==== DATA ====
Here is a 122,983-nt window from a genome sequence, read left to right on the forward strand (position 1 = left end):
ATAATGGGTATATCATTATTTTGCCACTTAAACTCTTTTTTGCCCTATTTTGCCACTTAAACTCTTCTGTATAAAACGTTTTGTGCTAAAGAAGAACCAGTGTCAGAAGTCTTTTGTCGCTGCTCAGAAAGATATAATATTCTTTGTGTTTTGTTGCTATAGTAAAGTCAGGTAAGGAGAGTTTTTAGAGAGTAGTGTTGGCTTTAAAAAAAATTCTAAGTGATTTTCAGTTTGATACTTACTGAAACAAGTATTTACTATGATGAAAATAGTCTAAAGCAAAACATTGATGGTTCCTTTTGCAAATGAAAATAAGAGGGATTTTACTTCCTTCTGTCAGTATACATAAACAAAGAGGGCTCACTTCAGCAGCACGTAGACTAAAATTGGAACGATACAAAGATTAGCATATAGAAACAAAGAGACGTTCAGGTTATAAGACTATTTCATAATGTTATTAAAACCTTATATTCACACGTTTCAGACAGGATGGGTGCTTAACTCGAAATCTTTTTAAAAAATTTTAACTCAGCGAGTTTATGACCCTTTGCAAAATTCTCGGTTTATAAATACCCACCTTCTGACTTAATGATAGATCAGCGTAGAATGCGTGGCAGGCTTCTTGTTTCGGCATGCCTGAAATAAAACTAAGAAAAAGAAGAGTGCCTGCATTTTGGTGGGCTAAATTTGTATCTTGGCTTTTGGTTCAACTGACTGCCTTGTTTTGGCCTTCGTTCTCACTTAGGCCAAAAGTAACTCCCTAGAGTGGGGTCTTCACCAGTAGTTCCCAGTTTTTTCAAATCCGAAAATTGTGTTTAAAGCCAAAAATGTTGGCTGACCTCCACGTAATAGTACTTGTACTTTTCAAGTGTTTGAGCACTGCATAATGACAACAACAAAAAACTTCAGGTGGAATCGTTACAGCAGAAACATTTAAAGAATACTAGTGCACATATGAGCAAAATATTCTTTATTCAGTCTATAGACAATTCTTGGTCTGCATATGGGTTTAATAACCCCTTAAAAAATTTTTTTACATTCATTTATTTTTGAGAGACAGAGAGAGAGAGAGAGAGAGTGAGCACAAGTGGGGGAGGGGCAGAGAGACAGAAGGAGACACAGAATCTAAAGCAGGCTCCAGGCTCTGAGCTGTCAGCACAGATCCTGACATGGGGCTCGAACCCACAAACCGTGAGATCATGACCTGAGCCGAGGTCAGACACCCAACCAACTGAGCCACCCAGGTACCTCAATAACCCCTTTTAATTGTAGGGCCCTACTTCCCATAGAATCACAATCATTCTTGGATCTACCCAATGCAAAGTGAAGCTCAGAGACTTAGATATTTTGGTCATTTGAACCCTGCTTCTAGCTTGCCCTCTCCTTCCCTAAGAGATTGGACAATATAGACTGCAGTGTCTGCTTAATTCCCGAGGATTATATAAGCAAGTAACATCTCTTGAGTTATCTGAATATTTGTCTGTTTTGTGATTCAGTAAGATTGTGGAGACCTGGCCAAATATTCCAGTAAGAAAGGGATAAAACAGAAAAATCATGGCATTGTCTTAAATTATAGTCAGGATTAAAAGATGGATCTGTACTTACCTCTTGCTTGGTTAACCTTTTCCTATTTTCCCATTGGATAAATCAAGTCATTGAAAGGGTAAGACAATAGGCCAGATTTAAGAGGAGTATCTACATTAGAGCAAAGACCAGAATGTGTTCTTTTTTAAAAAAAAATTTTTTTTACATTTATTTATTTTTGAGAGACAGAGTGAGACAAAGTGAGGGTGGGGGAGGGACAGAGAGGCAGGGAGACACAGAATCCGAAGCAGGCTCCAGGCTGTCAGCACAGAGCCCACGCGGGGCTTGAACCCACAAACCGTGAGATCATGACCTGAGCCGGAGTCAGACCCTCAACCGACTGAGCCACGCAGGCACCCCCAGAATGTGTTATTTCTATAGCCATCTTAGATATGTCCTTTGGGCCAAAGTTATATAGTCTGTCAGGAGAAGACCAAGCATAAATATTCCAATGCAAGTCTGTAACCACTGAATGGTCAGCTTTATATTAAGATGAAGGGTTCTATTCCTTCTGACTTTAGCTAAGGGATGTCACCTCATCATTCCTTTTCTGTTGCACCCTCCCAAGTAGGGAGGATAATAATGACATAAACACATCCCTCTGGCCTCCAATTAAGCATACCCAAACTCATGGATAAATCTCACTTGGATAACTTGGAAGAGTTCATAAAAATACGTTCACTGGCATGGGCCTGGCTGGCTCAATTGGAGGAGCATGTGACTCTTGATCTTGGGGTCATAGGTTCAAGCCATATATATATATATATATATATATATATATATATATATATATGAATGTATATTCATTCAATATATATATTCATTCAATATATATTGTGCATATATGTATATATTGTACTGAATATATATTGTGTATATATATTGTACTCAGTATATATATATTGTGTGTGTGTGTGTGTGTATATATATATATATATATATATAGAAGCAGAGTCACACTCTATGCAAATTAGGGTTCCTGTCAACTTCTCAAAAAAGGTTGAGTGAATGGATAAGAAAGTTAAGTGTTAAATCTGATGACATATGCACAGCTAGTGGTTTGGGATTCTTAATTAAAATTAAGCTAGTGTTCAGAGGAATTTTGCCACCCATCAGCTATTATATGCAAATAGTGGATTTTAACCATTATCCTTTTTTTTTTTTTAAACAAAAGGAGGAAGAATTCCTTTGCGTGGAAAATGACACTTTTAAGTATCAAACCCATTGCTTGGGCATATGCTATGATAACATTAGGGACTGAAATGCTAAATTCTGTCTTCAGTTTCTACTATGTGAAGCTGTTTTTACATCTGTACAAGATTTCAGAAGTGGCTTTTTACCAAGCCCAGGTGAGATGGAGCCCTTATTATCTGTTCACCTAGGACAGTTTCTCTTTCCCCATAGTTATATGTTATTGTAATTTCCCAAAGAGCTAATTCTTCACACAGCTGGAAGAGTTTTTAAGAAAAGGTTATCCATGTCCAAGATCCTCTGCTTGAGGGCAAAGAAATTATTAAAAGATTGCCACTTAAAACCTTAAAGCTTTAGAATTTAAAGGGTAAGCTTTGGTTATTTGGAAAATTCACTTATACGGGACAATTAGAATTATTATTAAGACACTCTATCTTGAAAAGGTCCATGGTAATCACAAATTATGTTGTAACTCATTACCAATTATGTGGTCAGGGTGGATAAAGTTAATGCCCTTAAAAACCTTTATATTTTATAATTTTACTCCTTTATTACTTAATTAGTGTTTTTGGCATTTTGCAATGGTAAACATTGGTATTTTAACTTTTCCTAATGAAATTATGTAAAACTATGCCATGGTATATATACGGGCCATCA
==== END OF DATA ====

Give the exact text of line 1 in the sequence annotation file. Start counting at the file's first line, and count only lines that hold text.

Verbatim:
Here is a 122,983-nt window from a genome sequence, read left to right on the forward strand (position 1 = left end):